If I had led a different life, I would have been a political consultant. Fortunately for all involved, I decided to make money at age 20 instead of taking an unpaid internship.
I watch political debates and speeches with part of my brain trying to feel the speech and the other part being a nagging critic.
I was fascinated by the McCain concession speech. It was the first time during the entire election I saw the McCain that "independents" liked in 2000. He was still his self-promoting Jack -- everything referred to the honor of running and the love he felt from supporters -- but he also took the opportunity to communicate the message of unity and the significance of the moment for a country constantly in a debate about race.
For a moment I wondered if McCain's acknowledgement of the significance of the first African-American president was a bit defensive, that his defeat was to caused by greater force of history. But as he kept pushing the forward a positive message of unity, acknowledged errors in his campaign, and controlled a bitter and disappointed audience I realized he truly did see this as an important moment in United States history. His speech was, unfortunately for him, his best of the campaign.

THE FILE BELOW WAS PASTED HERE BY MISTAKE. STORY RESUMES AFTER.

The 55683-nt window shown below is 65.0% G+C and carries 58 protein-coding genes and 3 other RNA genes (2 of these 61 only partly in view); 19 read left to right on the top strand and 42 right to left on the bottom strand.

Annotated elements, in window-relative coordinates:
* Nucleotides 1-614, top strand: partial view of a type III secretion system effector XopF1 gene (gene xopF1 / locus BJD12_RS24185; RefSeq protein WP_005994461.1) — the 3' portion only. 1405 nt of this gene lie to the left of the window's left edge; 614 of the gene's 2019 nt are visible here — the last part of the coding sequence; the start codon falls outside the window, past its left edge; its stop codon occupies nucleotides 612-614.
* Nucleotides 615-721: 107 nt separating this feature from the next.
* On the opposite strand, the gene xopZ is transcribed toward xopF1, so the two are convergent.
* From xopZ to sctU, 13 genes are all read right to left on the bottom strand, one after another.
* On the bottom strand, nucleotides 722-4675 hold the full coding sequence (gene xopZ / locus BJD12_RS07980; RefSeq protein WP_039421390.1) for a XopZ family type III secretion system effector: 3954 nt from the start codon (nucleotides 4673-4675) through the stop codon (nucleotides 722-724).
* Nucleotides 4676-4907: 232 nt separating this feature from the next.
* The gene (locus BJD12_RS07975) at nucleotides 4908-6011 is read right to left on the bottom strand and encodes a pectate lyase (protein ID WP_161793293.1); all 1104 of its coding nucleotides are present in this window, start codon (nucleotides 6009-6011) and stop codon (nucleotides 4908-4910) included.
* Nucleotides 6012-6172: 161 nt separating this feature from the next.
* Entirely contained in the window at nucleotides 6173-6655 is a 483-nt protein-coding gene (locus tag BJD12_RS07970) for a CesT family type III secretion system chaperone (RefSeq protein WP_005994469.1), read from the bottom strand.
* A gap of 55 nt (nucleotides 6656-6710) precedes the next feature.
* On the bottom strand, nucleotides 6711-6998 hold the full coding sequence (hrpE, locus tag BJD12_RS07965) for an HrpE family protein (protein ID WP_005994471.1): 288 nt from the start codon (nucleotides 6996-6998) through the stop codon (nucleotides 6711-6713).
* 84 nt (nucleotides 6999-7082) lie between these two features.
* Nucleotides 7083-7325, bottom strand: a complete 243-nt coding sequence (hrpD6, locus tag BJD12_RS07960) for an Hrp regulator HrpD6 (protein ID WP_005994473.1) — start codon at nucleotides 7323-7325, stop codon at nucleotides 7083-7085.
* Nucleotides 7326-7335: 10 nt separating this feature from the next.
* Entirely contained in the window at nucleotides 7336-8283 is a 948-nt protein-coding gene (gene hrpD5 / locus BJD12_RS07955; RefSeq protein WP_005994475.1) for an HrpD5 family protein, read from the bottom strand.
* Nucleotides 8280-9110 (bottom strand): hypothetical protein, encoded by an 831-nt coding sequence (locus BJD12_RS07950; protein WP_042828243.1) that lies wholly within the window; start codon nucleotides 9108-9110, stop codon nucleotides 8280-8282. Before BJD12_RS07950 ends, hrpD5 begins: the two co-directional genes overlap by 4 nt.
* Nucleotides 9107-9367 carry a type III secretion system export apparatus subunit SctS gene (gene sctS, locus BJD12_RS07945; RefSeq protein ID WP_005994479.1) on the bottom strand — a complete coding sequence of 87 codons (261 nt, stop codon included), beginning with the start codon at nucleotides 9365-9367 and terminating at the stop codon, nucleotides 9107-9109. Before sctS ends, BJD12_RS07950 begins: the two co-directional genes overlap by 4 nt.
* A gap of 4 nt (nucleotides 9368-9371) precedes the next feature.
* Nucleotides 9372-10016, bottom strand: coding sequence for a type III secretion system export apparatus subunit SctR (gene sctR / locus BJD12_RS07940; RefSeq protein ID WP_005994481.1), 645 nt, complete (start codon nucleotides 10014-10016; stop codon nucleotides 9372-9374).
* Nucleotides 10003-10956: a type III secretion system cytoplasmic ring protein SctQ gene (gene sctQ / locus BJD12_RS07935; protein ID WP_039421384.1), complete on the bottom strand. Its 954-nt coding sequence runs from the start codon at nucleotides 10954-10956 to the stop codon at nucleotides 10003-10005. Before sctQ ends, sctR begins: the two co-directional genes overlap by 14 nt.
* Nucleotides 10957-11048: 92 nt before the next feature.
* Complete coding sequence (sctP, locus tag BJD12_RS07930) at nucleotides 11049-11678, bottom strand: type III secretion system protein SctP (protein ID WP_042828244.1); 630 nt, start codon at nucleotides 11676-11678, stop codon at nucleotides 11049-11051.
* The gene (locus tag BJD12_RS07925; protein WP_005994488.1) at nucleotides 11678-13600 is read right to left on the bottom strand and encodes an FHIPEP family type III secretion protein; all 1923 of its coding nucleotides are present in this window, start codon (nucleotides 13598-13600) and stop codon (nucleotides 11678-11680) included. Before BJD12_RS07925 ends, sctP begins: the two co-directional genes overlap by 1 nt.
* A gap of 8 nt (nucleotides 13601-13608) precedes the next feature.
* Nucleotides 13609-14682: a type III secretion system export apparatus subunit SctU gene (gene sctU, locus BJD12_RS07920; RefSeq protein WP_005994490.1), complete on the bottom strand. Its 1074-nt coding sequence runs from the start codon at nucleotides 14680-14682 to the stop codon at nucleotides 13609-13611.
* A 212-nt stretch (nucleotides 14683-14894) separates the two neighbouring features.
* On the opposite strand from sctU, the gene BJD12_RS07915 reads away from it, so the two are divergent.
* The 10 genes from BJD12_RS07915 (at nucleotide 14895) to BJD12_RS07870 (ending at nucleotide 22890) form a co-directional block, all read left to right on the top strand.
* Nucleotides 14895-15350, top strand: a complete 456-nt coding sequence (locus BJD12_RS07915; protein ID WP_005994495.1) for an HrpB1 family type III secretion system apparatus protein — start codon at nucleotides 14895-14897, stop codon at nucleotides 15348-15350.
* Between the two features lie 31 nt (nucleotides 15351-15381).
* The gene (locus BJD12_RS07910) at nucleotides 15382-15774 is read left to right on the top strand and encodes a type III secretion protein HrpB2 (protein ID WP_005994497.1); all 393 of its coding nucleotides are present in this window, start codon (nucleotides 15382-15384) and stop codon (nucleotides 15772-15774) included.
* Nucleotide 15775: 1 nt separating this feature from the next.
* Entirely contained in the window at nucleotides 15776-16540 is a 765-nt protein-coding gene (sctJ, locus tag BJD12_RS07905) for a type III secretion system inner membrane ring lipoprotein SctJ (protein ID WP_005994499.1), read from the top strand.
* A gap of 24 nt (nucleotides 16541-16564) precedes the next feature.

After the Obama acceptance speech I recognized how important it was for McCain's speech to lead with the historical significance of Obama's victory. Obama was not, could not, and should not have mentioned the importance of being the first black US president. He is the President-elect, not the the fist black President-elect.